Look, I could write a whole post here about why and how you can just put aside the idea of buying silly little Xmas gifts for Lois in accounting, and how Reginald in HR really doesn’t need more boxes of Lindt balls because people only truly like one type (dark chocolate for me) and the rest get thrown out.

I could remind you that it’s freaking hot in Australia right now, so the idea of gifting a rose, basil and chai scented candle is ridiculous because why would anyone want to light it and add another heat source to their already overheated house? (Also, stop making candles scented with chai.)

I could moan about how I despise the whole idea of Kris Kringle/Secret Santa, because honestly, I do. It’s nothing more than a waste of time and money.

I could tell you that I am pretty sure that the $30 gift voucher you are thinking of shoving into an envelope for Uncle Angelo is going to languish in a drawer and probably be forgotten.

I could tell you that the book of inspirational quotes that you are going to buy for the cousin you only see once a year will never be opened – and probably be re-gifted (possible back to you) next year.

You know, so I don’t need to tell you, that the half-wilted poinsettia you’re buying at the last minute at Woolies as a gift for the person hosting one of the three hundred Xmas drinks things you’re going to will wind up in the bin after the next three-day heatwave because your host can’t remember to water themselves, much less a seasonal plant.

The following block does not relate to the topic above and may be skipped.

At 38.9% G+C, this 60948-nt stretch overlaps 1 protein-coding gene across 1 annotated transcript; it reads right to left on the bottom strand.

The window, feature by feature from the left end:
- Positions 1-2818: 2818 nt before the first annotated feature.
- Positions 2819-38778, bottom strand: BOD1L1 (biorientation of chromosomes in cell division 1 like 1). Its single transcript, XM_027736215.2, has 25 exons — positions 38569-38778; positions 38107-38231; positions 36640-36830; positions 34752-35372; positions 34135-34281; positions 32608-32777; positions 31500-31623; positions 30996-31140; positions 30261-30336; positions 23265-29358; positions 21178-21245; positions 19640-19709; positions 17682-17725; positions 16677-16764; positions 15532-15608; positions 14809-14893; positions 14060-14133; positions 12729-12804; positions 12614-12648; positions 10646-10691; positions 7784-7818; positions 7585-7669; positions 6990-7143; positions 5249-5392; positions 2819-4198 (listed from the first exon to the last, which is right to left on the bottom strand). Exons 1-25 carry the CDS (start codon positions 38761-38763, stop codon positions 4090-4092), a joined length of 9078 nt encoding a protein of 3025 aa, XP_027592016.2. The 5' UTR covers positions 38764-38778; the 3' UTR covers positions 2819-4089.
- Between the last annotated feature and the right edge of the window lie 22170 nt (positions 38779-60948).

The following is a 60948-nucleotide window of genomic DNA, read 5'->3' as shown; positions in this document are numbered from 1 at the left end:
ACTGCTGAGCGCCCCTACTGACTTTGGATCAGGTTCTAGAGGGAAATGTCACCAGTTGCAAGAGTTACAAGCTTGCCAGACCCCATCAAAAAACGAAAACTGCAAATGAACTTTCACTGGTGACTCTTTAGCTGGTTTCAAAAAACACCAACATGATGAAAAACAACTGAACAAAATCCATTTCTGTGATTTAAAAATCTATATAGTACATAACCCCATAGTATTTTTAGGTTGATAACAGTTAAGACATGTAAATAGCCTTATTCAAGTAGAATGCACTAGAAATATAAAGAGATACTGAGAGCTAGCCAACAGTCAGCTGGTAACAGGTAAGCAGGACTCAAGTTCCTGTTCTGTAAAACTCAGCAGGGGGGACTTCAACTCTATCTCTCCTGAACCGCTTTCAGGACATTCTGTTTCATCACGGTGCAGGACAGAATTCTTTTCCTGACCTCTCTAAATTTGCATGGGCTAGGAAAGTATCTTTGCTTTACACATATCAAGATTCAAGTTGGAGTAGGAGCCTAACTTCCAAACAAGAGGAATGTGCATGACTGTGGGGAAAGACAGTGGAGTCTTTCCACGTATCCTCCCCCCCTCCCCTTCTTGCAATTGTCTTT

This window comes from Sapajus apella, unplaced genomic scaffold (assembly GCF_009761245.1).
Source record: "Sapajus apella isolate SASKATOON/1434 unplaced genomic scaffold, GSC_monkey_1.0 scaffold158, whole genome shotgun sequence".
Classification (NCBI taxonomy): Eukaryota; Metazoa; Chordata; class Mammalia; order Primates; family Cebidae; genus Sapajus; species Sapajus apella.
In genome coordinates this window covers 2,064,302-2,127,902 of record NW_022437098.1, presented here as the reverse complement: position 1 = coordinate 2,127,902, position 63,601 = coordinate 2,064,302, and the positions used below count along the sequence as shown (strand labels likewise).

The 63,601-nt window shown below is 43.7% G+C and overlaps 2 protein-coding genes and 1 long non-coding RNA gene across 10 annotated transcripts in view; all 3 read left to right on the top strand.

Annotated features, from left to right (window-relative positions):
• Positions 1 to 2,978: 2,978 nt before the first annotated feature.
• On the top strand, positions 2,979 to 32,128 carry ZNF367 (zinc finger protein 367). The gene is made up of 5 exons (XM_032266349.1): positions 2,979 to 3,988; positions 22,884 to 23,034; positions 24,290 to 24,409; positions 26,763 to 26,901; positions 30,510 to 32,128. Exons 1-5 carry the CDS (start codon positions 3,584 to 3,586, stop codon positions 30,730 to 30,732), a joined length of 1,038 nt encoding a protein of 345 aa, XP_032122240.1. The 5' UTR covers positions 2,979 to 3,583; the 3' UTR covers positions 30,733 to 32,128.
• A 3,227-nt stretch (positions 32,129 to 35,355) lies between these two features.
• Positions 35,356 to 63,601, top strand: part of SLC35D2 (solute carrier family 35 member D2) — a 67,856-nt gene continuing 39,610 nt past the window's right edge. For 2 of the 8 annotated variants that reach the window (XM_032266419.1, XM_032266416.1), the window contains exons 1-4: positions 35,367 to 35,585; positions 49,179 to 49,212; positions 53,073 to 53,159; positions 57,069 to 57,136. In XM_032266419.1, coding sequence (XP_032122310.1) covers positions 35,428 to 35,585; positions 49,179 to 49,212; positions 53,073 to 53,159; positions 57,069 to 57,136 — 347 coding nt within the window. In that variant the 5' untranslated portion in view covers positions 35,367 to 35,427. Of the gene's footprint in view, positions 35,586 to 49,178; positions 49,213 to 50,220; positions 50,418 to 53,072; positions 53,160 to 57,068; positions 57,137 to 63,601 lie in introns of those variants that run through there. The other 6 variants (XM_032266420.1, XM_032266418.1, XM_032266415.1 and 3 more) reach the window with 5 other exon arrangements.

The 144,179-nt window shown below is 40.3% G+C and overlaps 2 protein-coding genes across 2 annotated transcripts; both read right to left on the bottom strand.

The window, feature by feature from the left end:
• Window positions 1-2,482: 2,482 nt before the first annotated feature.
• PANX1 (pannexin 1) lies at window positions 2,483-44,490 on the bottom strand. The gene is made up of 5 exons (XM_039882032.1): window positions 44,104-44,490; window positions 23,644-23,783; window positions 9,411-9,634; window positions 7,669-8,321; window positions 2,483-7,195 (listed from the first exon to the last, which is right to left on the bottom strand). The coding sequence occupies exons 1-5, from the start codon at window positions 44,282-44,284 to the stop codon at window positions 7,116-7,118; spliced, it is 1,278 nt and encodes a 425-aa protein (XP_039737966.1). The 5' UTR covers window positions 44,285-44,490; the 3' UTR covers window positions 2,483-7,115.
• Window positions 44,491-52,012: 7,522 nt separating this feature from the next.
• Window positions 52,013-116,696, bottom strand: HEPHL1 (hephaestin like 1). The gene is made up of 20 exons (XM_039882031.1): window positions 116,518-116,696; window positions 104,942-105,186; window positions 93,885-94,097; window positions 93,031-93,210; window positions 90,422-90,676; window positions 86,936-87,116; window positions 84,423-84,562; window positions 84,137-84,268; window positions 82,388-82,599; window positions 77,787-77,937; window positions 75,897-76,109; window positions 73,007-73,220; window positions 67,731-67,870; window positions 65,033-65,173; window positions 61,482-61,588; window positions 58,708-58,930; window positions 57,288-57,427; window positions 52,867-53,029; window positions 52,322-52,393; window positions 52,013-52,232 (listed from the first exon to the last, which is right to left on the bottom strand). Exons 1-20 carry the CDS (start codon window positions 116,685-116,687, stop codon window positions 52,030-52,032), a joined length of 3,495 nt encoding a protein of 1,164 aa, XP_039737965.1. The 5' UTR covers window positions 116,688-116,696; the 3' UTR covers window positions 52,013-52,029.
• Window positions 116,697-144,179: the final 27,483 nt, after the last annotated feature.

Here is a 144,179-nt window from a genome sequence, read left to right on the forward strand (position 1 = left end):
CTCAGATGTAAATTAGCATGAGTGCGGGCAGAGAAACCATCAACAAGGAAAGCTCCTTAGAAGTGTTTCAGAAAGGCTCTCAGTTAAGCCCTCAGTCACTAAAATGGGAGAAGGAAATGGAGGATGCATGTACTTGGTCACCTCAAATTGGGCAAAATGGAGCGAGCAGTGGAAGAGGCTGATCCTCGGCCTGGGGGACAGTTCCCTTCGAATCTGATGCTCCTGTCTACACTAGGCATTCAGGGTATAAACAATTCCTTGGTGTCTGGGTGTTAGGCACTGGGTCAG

I could urge you to put down the bath bomb because no one, and I mean NO ONE, needs or wants a bath bomb.

I could do all these things. But there’s no need; I’ve done it before and you know it all. If you really need to read those posts: here’s one. And here’s another. And Grumps has written about it here.

Basically, the message is the same. Think about forgoing those little gifts, and instead make a donation to Life for a Child, and know that THIS gift is actually meaningful. And by meaningful, I mean it will save the life of a young person with diabetes. That’s right: Save. Their. Life.

Insulin is expensive. And yet the dollars you were going to spend on a pretty mindless gift will provide life-saving insulin for around six months. Which sounds a lot better, right?

Good thing you know all this, and I don’t need to write about it again. And it’s also a good thing that you know all you need to do is click here to save a life.

P.S.

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